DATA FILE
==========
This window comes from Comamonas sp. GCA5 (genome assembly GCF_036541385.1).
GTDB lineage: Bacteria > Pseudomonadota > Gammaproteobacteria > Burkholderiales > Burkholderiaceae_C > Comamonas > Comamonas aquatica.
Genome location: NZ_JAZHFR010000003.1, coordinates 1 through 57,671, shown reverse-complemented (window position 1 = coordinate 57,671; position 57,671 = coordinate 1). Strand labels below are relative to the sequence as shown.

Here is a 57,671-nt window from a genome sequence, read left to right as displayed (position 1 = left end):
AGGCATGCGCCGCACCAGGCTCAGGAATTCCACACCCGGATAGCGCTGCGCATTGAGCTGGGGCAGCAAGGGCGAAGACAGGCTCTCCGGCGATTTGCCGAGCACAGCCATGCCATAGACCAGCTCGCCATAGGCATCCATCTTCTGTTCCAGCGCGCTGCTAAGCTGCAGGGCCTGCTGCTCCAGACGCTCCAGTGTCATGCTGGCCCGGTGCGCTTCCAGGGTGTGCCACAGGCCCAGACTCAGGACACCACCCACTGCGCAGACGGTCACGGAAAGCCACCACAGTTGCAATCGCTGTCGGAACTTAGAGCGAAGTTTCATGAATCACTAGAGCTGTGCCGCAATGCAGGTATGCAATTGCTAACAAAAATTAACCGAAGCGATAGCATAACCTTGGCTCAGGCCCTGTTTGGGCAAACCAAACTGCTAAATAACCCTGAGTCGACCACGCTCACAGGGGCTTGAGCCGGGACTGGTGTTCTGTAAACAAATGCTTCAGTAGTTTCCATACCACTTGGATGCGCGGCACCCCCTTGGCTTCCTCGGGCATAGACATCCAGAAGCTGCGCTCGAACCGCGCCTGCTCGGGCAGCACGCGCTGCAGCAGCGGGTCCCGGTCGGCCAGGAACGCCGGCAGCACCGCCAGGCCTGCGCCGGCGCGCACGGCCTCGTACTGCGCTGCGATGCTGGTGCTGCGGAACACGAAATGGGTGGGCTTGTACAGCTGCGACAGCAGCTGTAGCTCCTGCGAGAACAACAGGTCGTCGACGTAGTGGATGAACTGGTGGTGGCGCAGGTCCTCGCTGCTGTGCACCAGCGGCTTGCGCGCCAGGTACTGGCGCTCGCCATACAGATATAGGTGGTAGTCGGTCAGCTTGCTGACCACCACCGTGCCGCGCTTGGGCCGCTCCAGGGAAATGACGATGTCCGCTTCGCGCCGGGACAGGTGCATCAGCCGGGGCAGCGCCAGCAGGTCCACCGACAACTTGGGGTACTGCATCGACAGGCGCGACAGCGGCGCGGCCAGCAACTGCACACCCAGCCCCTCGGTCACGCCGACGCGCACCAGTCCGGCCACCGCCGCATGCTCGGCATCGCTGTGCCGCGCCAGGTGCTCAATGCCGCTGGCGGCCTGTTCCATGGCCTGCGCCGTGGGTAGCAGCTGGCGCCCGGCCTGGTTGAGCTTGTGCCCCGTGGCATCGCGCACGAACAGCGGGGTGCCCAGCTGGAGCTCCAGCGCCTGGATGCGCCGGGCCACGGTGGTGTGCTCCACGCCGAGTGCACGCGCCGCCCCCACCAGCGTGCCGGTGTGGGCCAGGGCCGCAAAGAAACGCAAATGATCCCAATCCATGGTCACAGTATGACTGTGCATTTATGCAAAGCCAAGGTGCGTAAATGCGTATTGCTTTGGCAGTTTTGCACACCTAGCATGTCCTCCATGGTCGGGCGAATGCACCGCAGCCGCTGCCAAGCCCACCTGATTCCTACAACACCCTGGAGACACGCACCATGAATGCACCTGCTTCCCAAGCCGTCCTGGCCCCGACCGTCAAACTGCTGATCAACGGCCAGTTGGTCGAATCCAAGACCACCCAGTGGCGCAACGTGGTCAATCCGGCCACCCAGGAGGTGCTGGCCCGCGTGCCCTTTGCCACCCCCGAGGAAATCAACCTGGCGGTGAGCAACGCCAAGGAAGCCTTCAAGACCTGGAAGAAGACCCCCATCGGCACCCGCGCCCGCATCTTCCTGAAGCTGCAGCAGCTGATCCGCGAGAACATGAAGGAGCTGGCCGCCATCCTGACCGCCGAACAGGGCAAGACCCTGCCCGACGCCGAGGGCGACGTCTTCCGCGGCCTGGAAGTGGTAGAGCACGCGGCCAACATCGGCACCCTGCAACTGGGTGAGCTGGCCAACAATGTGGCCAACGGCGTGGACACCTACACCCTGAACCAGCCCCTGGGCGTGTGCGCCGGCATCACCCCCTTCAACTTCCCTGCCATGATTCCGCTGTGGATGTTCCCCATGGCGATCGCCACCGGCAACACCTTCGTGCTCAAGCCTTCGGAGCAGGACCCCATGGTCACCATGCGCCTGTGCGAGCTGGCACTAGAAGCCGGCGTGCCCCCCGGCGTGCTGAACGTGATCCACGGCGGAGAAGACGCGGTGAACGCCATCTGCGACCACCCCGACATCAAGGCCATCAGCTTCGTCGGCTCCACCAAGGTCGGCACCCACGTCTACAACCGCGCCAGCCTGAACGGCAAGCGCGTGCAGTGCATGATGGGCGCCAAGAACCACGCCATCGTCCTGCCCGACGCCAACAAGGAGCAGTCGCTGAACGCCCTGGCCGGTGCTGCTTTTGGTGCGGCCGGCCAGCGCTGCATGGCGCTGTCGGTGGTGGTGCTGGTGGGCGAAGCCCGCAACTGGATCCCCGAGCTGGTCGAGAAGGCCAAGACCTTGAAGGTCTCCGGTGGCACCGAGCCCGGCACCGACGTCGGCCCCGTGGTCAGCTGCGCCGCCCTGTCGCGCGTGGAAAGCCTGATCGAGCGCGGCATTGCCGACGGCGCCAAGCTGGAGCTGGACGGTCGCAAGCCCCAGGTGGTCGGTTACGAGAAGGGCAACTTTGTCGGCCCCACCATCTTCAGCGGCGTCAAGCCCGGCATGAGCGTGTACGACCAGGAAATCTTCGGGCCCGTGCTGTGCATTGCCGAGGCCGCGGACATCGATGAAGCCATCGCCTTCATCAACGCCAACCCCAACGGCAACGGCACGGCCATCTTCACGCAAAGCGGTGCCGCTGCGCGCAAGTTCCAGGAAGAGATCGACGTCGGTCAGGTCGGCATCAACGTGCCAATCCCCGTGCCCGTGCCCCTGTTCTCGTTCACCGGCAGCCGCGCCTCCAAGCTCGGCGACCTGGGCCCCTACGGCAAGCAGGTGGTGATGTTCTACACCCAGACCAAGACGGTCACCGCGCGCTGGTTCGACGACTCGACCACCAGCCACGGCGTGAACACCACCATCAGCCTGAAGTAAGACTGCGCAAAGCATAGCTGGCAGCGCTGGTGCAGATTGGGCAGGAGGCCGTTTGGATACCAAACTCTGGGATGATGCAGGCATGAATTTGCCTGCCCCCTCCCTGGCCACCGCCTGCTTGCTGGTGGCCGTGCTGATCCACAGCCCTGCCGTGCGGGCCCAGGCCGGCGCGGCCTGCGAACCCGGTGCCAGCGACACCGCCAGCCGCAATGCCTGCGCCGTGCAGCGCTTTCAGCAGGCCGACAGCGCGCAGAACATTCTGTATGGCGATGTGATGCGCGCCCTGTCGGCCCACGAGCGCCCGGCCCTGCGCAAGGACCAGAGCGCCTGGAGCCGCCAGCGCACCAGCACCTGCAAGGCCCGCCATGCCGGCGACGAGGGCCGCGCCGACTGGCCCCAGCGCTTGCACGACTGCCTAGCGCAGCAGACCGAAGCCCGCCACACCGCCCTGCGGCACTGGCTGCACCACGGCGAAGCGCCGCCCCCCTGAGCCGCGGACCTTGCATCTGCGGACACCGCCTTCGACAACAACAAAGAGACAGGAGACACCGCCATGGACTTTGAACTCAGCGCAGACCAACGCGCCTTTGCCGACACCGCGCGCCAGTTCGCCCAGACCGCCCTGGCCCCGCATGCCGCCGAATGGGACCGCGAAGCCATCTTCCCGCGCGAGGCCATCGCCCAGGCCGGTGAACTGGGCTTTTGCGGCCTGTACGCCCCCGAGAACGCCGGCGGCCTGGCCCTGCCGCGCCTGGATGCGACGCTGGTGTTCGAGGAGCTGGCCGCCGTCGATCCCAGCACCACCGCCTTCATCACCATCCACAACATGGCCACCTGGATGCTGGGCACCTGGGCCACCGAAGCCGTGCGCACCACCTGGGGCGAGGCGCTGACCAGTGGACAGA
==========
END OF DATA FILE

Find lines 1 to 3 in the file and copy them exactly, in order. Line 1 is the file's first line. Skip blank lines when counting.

This window comes from Comamonas sp. GCA5 (genome assembly GCF_036541385.1).
GTDB lineage: Bacteria > Pseudomonadota > Gammaproteobacteria > Burkholderiales > Burkholderiaceae_C > Comamonas > Comamonas aquatica.
Genome location: NZ_JAZHFR010000003.1, coordinates 1 through 57,671, shown reverse-complemented (window position 1 = coordinate 57,671; position 57,671 = coordinate 1). Strand labels below are relative to the sequence as shown.